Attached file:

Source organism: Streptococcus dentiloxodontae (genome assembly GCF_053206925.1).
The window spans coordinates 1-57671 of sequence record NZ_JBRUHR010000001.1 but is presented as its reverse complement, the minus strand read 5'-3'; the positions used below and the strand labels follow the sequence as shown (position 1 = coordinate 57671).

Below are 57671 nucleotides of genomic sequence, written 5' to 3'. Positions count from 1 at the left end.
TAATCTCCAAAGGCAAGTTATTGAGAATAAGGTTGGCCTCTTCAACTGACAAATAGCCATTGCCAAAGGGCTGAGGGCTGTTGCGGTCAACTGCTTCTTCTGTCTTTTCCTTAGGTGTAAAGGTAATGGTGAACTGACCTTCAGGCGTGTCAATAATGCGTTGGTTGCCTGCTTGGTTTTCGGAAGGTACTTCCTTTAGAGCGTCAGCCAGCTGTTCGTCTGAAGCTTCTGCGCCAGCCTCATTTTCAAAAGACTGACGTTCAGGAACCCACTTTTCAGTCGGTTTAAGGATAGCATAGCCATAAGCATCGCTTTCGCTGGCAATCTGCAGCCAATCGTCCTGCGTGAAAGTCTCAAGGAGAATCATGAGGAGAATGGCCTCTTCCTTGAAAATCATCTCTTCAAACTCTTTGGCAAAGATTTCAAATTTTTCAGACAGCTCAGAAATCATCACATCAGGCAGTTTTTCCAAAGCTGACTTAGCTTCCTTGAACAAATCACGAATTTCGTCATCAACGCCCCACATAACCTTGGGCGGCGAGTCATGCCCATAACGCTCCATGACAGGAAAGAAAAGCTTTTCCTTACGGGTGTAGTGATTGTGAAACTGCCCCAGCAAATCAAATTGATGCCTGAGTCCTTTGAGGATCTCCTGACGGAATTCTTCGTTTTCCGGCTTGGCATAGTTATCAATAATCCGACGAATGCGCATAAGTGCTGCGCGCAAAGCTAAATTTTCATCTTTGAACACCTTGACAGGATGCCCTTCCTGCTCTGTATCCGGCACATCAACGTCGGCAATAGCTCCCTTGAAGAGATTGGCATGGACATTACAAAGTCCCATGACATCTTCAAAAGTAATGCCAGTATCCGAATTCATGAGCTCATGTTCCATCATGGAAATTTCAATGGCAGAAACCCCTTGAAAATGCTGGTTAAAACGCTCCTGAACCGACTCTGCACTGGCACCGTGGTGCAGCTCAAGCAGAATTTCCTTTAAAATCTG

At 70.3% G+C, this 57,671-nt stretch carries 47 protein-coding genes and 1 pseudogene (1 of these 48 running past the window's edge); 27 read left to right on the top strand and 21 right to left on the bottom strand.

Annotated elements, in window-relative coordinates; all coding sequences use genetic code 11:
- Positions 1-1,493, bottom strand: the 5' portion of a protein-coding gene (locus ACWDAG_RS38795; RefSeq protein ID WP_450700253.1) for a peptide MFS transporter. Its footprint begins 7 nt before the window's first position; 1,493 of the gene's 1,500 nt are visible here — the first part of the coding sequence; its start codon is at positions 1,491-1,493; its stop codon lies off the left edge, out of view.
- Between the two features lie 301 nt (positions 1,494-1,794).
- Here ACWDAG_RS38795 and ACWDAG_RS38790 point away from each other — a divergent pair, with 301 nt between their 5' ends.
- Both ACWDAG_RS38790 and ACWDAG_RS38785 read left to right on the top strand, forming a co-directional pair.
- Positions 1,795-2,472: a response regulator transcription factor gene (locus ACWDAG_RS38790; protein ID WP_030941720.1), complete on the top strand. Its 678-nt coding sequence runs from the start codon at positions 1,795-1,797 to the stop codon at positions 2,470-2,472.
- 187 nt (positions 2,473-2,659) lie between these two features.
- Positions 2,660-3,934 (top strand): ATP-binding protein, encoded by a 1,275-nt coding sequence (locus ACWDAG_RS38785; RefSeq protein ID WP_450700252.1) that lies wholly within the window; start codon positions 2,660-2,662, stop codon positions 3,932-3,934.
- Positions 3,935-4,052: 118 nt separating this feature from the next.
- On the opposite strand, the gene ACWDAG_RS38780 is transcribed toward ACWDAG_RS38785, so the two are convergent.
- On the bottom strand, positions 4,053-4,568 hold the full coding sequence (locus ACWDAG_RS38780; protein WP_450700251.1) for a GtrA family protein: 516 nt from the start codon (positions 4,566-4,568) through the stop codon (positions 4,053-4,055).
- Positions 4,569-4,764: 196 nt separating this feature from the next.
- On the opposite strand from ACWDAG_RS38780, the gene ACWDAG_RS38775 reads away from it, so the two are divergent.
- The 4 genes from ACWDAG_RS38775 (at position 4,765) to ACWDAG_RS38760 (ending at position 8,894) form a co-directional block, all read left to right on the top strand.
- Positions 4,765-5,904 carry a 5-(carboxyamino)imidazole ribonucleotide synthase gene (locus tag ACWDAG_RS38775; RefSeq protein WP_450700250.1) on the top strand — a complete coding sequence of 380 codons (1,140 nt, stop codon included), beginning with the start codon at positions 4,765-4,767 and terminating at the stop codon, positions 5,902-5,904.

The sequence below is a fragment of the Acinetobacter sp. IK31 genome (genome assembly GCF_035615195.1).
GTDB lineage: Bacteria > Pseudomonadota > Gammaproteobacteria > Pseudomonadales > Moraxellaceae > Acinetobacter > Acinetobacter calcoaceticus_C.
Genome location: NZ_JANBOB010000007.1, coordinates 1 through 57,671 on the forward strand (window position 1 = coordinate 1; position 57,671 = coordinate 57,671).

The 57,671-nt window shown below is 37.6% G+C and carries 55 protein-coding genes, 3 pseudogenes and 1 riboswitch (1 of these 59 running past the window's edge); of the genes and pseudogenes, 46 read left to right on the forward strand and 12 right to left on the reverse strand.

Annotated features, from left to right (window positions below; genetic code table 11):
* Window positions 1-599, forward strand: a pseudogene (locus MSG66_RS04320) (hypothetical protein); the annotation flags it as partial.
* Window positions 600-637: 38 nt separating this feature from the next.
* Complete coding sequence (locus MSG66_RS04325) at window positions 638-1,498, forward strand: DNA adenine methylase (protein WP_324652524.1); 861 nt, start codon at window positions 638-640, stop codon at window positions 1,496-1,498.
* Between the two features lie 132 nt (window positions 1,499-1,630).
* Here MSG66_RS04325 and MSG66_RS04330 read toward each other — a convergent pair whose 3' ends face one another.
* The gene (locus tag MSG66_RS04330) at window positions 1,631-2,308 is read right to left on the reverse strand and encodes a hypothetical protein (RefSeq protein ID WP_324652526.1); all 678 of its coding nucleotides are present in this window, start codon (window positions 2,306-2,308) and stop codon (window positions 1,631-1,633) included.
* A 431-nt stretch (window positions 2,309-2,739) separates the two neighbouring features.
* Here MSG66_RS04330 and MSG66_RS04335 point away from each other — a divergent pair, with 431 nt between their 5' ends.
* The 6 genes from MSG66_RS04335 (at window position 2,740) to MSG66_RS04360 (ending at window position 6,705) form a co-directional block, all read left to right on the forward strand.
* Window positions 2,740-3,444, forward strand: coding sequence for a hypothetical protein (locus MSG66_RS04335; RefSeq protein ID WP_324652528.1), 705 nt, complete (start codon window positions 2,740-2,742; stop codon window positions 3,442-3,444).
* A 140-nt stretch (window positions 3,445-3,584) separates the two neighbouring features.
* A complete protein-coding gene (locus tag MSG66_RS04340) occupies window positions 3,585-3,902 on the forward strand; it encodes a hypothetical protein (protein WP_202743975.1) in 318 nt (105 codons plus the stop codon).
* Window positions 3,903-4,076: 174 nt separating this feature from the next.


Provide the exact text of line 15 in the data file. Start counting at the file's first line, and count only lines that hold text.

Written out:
- On the opposite strand, the gene ACWDAG_RS38780 is transcribed toward ACWDAG_RS38785, so the two are convergent.